Is it Okay to Escape?

We all need to take a break once in a while, but not all escapes need to be
mindless. Studio 5 Contributor, Dr. Liz Hale, explains how to make the most
of your next escape and find real peace.

Who doesn’t want to escape at some point from something….Life is hard…it
seems it was meant to be. How do we know that? Because it is. But is it ever
good to take a break from it all? Leave behind the kids, the home, the
husband…or is it? Here to weigh in, our own resident psychologist, Dr. Liz

Wanting to escape is in part why we have so much alcohol and drug addiction
in our country. Even pornography addiction is known to be more of an
escape from anxiety and depression.

Occasionally, I’ll find myself saying out loud…”Ah, I don’t wanna play
anymore…” I don’t know what I’m really even talking about…perhaps I want
to take a break from being meeting deadlines, staying on a budget, working
every day, cleaning house, etc.

One day, a young tired mother answers her phone and hears, “I honey…..its
mom! I know you must be exhausted with the twins so I wanted to let you
know that I’m coming over to take care of the babies, so you take a nap…and
I’ll finish your laundry and fix dinner…so just call Steve at work and tell him
that he doesn’t have to come home early tonight from work to relieve you. I’ll
be right there.”

There’s a long pause on the other end of the phone and they young mother
says, “Who’s Steve?? My husband is Frank!” And the woman on the other end
of the phone is so flustered and she blurts out, “Oh my gosh I have the
wrong number…I’m so sorry.”

The young mother then soberly said…”So….does this mean you’re not
coming over???”



Who or what stresses you? Depends on the day, right? I’m impressed with
respite care; in our state there is respite care for elderly caregivers and for
children. (I’ll find this resource that was recently on the news.) Doing
something different, preferably doing something that brings balance and
benefit into your life, is key. For instance, let’s say you drop your kids off to
another caregiver for a few hours and then you use your free-time to return
home and clean-out the pantry, or the basement or the main closet in the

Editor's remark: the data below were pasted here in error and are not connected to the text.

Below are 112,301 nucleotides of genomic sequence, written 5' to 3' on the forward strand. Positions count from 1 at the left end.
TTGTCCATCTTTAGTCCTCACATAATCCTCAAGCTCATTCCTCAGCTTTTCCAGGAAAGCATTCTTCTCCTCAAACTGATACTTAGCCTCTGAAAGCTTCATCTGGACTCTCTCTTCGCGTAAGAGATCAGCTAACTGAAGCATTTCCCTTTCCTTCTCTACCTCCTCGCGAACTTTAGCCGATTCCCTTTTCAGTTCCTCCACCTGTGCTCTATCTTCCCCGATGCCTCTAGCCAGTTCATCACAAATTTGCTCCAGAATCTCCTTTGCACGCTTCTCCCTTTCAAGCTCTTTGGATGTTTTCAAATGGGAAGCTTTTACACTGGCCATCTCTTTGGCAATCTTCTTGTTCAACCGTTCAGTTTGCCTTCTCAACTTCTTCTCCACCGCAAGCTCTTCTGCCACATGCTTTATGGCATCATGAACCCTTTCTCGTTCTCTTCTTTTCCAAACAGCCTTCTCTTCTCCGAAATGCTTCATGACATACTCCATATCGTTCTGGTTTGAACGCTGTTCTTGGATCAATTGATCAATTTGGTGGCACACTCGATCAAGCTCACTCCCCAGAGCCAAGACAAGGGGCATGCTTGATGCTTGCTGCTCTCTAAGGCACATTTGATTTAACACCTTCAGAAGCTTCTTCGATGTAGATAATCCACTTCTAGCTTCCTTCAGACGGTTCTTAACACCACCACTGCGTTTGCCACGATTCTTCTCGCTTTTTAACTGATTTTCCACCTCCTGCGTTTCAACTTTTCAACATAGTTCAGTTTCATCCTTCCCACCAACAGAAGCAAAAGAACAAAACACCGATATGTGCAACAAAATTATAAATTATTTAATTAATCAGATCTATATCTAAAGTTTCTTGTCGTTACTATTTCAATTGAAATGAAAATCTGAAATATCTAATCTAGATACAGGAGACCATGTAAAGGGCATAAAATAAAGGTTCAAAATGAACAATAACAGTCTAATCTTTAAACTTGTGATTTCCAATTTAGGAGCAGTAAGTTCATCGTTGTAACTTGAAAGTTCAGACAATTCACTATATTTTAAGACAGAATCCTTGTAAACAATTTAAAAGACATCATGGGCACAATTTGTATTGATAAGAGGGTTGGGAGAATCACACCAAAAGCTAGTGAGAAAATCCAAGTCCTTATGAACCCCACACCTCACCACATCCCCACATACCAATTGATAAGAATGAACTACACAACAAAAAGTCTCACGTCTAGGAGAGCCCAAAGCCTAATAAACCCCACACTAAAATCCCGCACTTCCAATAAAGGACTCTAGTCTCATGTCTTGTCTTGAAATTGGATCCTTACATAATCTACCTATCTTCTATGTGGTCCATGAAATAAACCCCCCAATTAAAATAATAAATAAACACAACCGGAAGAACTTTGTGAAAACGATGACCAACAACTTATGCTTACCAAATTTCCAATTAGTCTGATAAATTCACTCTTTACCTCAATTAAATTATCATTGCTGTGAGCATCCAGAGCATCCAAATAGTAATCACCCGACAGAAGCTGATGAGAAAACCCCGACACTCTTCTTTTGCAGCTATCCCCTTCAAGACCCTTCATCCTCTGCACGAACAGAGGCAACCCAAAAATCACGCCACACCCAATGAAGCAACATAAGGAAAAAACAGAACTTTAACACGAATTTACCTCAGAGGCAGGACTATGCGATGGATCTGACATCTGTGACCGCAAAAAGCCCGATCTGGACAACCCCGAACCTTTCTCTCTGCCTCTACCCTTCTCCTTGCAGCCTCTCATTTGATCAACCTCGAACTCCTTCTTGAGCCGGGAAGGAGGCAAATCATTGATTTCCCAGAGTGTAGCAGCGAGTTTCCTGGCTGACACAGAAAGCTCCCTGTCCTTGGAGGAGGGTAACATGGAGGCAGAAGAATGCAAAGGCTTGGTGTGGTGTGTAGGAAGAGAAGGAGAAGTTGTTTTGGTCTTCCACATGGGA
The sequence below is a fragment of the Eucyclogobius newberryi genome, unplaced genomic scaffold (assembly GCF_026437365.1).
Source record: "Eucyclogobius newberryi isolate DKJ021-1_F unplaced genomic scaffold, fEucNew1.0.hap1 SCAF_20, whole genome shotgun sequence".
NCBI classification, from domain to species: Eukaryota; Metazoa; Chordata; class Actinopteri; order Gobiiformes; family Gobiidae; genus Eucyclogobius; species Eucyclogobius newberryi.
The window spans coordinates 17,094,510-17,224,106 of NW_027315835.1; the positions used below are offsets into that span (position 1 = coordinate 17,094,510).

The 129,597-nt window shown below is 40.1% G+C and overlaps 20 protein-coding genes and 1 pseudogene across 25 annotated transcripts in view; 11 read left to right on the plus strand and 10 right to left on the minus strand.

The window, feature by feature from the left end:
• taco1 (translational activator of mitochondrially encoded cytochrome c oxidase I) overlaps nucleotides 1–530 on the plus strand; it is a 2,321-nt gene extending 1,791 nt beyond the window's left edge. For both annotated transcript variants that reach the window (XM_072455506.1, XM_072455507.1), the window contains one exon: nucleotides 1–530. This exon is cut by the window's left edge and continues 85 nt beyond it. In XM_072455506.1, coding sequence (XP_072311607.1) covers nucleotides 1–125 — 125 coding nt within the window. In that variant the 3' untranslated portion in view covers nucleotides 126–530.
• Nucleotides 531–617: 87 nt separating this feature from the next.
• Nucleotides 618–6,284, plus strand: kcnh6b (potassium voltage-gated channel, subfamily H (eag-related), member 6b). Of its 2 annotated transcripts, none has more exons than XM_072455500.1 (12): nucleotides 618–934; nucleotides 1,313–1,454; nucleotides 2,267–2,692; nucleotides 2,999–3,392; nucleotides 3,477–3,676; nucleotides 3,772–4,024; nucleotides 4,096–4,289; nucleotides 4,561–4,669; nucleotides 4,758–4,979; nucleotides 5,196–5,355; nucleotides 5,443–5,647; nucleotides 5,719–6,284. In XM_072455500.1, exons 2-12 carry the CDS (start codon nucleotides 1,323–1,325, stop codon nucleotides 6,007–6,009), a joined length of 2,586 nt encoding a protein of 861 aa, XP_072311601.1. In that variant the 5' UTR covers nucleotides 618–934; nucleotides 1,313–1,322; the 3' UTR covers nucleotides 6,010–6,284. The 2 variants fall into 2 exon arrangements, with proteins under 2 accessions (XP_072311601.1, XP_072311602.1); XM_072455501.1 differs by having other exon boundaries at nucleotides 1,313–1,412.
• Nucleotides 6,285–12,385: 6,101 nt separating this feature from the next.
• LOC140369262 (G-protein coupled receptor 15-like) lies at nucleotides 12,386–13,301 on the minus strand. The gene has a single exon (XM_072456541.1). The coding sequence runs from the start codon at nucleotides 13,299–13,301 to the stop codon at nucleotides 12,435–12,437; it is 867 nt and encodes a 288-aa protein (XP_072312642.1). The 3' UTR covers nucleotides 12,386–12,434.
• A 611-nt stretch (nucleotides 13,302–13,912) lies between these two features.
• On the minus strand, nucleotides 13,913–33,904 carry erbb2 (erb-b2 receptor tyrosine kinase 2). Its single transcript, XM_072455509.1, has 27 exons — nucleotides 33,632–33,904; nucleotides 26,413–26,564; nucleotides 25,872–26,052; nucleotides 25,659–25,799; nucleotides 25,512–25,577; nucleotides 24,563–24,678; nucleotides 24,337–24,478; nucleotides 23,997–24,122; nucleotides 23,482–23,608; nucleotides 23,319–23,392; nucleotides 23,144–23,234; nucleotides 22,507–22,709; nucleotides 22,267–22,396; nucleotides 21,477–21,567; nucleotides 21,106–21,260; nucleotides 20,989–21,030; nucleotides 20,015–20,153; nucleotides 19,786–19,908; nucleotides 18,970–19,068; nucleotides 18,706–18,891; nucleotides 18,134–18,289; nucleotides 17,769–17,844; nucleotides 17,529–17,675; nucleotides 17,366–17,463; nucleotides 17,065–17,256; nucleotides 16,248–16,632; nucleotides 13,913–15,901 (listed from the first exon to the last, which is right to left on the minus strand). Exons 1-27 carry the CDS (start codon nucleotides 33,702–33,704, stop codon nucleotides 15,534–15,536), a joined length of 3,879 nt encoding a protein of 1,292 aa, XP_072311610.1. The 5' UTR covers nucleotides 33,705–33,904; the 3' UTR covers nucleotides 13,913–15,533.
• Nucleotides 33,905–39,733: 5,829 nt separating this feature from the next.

front entry. Do something that will bring you peace in the midst of a fast-
paced day. Never underestimate the effectiveness of working on an
enormous project 10-minutesevery day. It will surprise you how
accomplished you begin to feel as you watch the results unfold through any
given week.

You can certainly do something mindless with the freedom you’ve been given
while the kids are at school or in someone else’s care…that may have its
place. But consider choosing something that will aid you when life is bearing


Pop-psychology says that you must “learn to love yourself before you can
love anyone else.” That has never made me happy, to tell you the truth.
Perhaps it gives me a foundation to build on for the day, i.e., I get myself up,
dressed and ready for the day, but ready for what? To, hopefully, make a
difference in the life of someone else. Whenever I visit the Pity City of Me,
when I’m all wrapped up in myself, I make a very small, miserable bundle.
Any time I want to assess how I feel about myself, it always involves another.
How I feel about me is determined by how I treat…..YOU. Do you want to
know the secret to peace? Genuinely want more for someone else than you
want for yourself. You want to write a book? Want that more for your best
friend, who also expressed a desire to write a book, than you do for yourself.
Want to lose weight? Want that more for your sister, who’s also been on a
diet, than you do for yourself. Take a break from yourself by living